GePrint("There are cases it may work...");
}
else
{
GePrint("...but, ooops, most likely it won't. The values are different!");
}

# Floating-Point Weirdness

Always be aware, that math known from school might not hold with floating-point calculations. Some examples, I just saw neatly collected on a German computer magazine. This is no buggy behavior, just completely normal implications of the floating-point number format:

Float Weirdness #1

const Float64 A = (Float64)1000.0;
const Float64 B = (Float64)1e-14; // this value is still very well in the range of Float64
if ((A + B) == A)
{
GePrint("Ooops, probably not, what you expected, A equals (A+B)"); // THIS GET'S PRINTED
}
else
{
GePrint("Yeah, sure, A and (A+B) are different.");
}
// ok, then let's try to add a thousand B's to A
Float64 c = A;
for (Int32 idx = 0; idx < 1000; ++idx)
{
c += B;
}
if (c == A)
{
GePrint("Ooops, still not, what you expected, A equals (A+1000*B)"); // THIS GET'S PRINTED
}
else
{
GePrint("Now that we added b a thousand times, these had to be different.");
}
// now, let's change the order of calculation
Float64 d = (Float64)0.0;
for (Int32 idx = 0; idx < 1000; ++idx)
{
d += B;
}
d += A;
if (d == A)
{
GePrint("Got it, same calculation as above, same result.");
}
else
{
GePrint("Ooops, now they are different? A is not equal (1000*B+A)"); // THIS GET'S PRINTED
}

Let's try another one, this time subtraction. Again, no bugs shown, just the day to day floating-point madness:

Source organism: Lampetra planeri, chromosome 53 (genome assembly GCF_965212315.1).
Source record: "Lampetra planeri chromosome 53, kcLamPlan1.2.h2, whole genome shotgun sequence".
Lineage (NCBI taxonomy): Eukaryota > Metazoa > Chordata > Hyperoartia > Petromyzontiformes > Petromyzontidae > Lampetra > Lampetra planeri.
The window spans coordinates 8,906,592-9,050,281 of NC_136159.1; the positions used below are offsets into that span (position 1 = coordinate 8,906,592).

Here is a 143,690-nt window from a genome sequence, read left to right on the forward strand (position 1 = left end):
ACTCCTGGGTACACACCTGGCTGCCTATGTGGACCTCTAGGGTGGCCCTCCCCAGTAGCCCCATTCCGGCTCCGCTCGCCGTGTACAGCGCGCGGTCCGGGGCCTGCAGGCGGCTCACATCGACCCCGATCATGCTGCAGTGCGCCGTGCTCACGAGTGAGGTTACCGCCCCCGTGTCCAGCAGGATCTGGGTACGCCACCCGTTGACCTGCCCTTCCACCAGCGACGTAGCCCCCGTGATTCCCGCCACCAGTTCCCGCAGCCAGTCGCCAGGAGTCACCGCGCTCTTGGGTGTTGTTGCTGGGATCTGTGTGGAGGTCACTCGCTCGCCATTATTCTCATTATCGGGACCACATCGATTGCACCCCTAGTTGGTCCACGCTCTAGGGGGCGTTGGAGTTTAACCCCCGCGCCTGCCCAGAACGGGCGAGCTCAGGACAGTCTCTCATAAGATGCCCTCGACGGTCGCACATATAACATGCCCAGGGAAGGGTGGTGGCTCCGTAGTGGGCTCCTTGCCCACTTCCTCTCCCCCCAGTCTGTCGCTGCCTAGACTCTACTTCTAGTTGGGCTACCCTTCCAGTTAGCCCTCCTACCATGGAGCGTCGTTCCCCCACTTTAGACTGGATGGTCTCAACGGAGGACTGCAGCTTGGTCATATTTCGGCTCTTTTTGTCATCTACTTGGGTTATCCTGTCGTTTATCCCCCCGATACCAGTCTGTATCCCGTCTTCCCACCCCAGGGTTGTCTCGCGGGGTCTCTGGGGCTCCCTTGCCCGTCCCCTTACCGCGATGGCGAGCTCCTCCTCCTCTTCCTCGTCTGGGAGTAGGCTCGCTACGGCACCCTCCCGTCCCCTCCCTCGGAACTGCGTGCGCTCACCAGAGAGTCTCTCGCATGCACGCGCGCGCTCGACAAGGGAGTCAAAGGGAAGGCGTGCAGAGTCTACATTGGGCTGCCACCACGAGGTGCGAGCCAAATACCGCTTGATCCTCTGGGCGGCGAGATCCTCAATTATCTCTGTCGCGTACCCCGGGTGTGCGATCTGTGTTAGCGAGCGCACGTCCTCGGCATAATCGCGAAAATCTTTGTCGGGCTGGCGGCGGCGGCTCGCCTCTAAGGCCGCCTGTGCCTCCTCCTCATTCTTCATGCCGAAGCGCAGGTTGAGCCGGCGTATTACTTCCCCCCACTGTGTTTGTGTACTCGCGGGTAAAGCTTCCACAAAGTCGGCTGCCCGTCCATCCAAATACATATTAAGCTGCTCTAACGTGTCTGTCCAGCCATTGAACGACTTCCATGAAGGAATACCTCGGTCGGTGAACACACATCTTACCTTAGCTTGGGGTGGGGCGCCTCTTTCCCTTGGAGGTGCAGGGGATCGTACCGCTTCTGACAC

Float Weirdness #2

const Float32 A = (Float32)2.0;
const Float32 B = (Float32)2.0000001;
GePrint("B - A = " + String::FloatToString(B - A, 1, 9, true));
// prints: B - A = 0.000000000E+000
const Float32 C = (Float32)0.2;
const Float32 D = (Float32)0.2000001;
GePrint("D - C = " + String::FloatToString(D - C, 1, 9, true));
// prints: D - C = 1.043081284E-007
const Float32 E = (Float32)0.0000001;
const Float32 F = (Float32)5.0;
GePrint("F - E = " + String::FloatToString(F - E, 1, 9, true));
// prints: F - E = 5.000000000E+000

You may think, oh my god, the old Intel bug is back. Yet, it is not, your machine is working fine. Just keep in the back of your head, that calculating with `Float` datatypes can get tricky and especially, when comparing them, you should remember the above mentioned rule. And yes, in the second example I cheated a bit, using `Float32`, but trust me, you can have the same effect with `Float64`.

# Floating-Point Exceptions

By default certain floating-point exceptions, like division by zero, are disabled in Cinema 4D, for good reason I may add. Yet, you may want to check for these in your code. On a per thread basis you can use `GeDebugSetFloatingPointChecks()` to temporarily(!) enable floating-point exceptions. Needless to say, that you should do so only in debug builds, your release builds have to be free of floating-point exceptions anyway!

Attention
Once more:
Do not enable floating-point exceptions in a plugin release. For users this is equivalent to any other crash and his data/work will be lost. Get your exceptions fixed before you release.

# Importing Floating-Point Data

Suppose you are reading floating-point data from external files. There are cases you may not know, that this data is valid. You can use `CheckFloat()` to check the read values or even `RepairFloat()` to restore the integrity of such values. In the later case you should be aware, that `RepairFloat()` will return a valid floating-point value in regards to IEEE-754 standard, only. `RepairFloat()` is not able to regain any data lost due to for example file corruption.